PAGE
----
If you read this blog regularly, you know I believe strongly in our industry’s Discover Boating national campaign. And the launching last week of “Stories of Discovery” just adds to my enthusiasm.
I asked my son, a Gen Xer, why he doesn’t have a boat. He certainly knows boats — he grew up in a boating family. It’s not a question of money — he can afford one. He likes boating — whenever he visits he wants to go fishing on my boat. So why?
The Southwest Florida Marine Industries Association will hold a “Marina Operators Roundtable” on May 7 in Fort Myers. It’s being billed as a special opportunity for marinas, boat dealers and related service companies to network, identify and explore a variety of common interest issues facing the industry on Florida’s west coast.
There are training simulators for just about everyone these days — pilots, police, tanker captains, military personnel, driver’s education classes, on and on. So why not a simulator for boater training?
Sunday was the fourth anniversary of the explosion aboard the BP/Deepwater Horizon oil rig. The passage of time might be fading the memory, but it shouldn’t be forgotten.
Taking a page from the National Marine Manufacturers Association playbook, state and local marine trade associations should be active in encouraging the formation of caucuses in state legislatures that are sensitive to pro-boating policies.
In what is the most intense campaign to date to attract more diversity into the ranks of the nation’s boaters and anglers, the Recreational Boating & Fishing Foundation recently unveiled the Spanish language Internet portal “Vamos a Pescar” that targets the growing Latino market.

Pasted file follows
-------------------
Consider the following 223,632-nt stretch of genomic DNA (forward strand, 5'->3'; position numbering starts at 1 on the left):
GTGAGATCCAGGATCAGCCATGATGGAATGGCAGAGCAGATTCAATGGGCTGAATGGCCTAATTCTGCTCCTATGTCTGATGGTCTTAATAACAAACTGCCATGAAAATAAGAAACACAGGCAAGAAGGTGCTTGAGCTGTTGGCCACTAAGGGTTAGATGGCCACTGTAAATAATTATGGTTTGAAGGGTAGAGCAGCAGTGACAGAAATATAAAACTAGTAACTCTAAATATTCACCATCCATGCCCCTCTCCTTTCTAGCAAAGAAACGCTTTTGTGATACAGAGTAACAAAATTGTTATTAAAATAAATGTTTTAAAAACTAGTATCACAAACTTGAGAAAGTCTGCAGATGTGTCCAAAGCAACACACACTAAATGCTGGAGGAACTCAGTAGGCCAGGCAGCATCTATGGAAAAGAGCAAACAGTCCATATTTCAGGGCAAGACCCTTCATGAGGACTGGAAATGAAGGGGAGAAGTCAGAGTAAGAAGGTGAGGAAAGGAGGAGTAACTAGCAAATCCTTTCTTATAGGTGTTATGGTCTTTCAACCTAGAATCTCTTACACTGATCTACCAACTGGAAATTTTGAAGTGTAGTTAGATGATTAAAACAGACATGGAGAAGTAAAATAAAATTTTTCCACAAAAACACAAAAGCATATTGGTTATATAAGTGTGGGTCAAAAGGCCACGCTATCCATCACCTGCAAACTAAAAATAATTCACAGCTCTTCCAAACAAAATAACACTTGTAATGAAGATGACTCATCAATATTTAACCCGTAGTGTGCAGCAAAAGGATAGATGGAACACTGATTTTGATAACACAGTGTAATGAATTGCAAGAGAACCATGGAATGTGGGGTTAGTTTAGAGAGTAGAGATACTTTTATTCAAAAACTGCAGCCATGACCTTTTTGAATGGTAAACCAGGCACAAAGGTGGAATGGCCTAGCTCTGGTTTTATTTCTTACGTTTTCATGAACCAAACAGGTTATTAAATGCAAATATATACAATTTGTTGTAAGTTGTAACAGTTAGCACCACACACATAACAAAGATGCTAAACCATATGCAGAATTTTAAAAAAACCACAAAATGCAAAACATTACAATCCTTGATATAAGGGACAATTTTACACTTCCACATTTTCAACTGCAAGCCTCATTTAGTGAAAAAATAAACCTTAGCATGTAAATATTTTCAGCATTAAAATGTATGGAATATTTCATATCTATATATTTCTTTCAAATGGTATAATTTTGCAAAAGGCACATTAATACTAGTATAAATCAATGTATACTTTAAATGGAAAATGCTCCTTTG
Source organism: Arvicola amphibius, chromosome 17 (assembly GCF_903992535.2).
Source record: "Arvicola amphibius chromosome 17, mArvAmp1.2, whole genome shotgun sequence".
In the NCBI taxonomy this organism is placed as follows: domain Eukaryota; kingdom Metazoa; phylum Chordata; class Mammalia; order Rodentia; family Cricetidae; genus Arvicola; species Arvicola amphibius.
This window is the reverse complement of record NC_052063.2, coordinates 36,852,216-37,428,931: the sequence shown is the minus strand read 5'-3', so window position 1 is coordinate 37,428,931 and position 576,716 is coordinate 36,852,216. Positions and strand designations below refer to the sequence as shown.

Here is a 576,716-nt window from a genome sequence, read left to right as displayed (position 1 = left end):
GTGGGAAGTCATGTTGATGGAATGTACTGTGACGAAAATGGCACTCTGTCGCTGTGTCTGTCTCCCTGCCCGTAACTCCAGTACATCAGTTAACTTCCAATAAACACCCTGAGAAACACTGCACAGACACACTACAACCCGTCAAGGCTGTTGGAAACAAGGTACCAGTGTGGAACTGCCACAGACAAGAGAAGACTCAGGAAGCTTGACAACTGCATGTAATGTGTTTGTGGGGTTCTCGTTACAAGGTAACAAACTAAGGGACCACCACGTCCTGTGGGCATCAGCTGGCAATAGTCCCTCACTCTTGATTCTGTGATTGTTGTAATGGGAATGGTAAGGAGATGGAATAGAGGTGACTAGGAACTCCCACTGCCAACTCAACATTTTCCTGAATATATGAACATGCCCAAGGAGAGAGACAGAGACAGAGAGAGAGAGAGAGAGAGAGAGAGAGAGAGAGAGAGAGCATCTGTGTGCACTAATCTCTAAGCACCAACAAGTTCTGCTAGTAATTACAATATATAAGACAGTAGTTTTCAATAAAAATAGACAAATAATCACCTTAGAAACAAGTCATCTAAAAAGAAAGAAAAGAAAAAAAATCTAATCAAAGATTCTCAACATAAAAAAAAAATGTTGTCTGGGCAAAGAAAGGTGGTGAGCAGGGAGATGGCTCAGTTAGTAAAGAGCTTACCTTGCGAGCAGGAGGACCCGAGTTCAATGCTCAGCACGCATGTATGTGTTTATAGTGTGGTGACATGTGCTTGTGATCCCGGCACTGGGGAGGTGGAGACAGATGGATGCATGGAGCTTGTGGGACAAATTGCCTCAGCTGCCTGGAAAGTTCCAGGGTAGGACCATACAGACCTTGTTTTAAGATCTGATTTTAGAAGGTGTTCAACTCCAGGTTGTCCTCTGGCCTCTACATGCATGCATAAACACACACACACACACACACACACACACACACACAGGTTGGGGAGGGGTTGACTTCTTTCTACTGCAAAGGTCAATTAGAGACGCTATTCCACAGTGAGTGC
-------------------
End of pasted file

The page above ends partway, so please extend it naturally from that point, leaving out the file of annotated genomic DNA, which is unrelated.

“If you’re torn between two or three models from different brands, the quality of the dealership and its staff may well sway your decision,” Jim Hendricks advised readers in the February issue of Boating magazine.
I was fishing in lower Tampa Bay during the weekend when Carnival’s “Paradise” and Royal Caribbean’s “Brilliance of the Seas” passed by, heading out on their weekly cruises to Mexico. It reminded me there are some interesting parallels between their kind of cruising and ours.
As we enter our best selling months, good news comes our way. Consumers are more optimistic; home equity loans indicate people are feeling wealthier; and there are expectations that pent-up demand alone could gives boat sales a good spring.
Kudos to the National Marine Manufacturers Association and BoatUS as they fight fire with fire by supporting the American Petroleum Institute’s launch of ads urging Congress to repeal the Renewable Fuel Standard and its disastrous ethanol mandate.
No, I don’t mean literally. But three experiences in the last few days have made me, as a customer, 1) feel good, 2) feel recognized and 3) makes me want to be a customer in the future. Here they are.
In a blow to the nation’s retailers that have fought (and won) for nearly four years to limit bank “swipe fees,” a U.S. appeals court recently reversed a lower court’s decision that sided with retailers and ordered the Federal Reserve to rewrite its rules governing allowable fees that banks can charge each time a customer’s […]
Many knowledgeable people in our industry say we need to build less expensive boats, especially if we hope to attract the Gen Xers and the Millennials. Friends I talk to in dealerships echo a similar theme: “These days, every deal always comes down to price.”
Turn on the evening news these days and it’s mostly negative. Doom-and-gloom reports of slow growth. A missing airliner. Fear of terrorist attacks. A Cold War-type crisis. Climate change. Rising interest rates. An exhausting winter that never ends.
The Environmental Protection Agency says that summer algae blooms are one of the nation’s most widespread, costly and challenging environmental problems. Summer algae blooms (which derive from excess phosphorus) are currently polluting the nation’s lakes and bays from the Chesapeake to the Pacific Northwest. And it’s game on in what’s going to be a battle […]